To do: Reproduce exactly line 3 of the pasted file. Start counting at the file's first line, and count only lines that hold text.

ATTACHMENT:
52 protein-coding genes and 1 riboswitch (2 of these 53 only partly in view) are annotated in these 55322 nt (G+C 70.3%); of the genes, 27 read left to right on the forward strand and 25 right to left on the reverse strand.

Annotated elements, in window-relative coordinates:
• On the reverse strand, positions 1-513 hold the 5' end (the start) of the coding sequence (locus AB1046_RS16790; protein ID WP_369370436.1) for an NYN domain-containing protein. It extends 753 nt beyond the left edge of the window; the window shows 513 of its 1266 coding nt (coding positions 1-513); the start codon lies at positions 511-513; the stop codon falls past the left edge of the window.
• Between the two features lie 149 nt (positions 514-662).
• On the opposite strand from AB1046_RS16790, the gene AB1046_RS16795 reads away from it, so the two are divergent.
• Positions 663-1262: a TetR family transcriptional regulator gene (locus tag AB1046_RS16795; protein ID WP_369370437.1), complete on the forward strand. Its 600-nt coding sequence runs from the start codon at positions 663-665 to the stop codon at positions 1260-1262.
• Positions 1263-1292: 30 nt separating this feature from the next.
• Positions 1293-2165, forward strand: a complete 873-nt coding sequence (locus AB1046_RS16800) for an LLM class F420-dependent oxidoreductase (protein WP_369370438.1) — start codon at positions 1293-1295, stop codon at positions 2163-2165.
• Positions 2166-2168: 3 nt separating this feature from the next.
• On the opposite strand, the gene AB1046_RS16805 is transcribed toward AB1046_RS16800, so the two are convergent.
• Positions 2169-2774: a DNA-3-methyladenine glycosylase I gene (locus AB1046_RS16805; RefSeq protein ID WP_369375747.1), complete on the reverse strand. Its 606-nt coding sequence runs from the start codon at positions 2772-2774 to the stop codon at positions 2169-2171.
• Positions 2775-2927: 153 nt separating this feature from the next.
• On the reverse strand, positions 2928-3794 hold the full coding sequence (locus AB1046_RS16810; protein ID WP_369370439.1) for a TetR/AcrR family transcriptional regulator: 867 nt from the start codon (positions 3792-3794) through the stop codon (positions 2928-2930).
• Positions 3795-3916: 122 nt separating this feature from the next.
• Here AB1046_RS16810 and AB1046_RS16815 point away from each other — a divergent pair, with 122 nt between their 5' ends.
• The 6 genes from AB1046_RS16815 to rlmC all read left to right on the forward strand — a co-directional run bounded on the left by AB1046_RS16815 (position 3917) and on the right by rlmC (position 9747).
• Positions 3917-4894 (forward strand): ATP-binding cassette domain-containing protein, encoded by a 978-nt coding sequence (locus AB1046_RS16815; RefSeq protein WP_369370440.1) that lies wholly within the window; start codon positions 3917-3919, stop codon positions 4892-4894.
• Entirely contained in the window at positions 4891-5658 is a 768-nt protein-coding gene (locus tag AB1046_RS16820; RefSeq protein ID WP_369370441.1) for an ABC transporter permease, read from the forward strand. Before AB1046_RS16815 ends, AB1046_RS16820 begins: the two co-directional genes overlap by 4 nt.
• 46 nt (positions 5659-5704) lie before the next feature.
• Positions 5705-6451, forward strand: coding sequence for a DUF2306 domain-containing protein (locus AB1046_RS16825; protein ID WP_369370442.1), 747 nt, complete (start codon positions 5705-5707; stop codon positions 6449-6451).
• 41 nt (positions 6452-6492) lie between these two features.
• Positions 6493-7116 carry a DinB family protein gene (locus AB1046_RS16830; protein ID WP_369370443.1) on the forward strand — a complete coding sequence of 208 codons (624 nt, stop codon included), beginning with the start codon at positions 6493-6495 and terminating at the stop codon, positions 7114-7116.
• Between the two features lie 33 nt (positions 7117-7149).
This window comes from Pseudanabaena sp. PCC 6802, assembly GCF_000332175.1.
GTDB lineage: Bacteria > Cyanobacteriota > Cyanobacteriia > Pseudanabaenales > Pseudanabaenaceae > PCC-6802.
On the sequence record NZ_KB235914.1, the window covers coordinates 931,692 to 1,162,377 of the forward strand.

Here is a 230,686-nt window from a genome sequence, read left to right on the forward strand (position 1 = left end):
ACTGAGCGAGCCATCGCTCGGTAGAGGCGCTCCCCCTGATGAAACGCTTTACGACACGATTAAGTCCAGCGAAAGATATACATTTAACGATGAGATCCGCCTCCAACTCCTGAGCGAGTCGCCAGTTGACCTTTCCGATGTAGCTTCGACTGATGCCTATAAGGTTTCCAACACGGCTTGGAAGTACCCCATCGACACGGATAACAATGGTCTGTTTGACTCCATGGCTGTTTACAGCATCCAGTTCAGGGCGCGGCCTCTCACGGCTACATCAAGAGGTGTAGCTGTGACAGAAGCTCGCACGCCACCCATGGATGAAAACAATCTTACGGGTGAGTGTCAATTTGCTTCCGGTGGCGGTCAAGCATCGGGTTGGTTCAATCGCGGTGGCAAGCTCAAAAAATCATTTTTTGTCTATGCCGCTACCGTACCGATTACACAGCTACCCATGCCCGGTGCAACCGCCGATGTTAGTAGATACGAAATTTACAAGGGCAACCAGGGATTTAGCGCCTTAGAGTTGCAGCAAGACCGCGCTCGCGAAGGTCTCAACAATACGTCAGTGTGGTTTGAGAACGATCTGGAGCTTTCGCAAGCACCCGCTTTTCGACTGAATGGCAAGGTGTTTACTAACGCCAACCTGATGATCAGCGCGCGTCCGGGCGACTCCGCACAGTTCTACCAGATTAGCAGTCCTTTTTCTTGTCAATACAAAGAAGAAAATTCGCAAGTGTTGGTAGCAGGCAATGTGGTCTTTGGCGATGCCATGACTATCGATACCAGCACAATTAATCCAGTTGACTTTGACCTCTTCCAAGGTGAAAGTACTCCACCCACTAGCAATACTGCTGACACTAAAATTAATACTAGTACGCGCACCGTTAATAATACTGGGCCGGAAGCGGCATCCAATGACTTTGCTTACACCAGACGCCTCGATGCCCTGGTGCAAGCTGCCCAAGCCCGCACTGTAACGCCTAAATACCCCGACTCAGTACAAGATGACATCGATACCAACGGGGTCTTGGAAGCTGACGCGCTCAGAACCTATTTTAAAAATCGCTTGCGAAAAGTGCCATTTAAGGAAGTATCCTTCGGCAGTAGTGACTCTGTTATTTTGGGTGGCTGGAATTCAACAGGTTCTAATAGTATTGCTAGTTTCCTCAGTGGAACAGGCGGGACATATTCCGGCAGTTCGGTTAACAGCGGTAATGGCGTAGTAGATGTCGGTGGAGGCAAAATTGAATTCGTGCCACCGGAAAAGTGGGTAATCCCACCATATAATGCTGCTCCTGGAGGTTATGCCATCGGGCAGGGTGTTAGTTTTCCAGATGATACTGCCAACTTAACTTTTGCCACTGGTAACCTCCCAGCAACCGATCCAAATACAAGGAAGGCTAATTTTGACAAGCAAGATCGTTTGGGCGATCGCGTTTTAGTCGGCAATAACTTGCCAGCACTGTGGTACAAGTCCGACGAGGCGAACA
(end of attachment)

• On the reverse strand, positions 1-513 hold the 5' end (the start) of the coding sequence (locus AB1046_RS16790; protein ID WP_369370436.1) for an NYN domain-containing protein. It extends 753 nt beyond the left edge of the window; the window shows 513 of its 1266 coding nt (coding positions 1-513); the start codon lies at positions 511-513; the stop codon falls past the left edge of the window.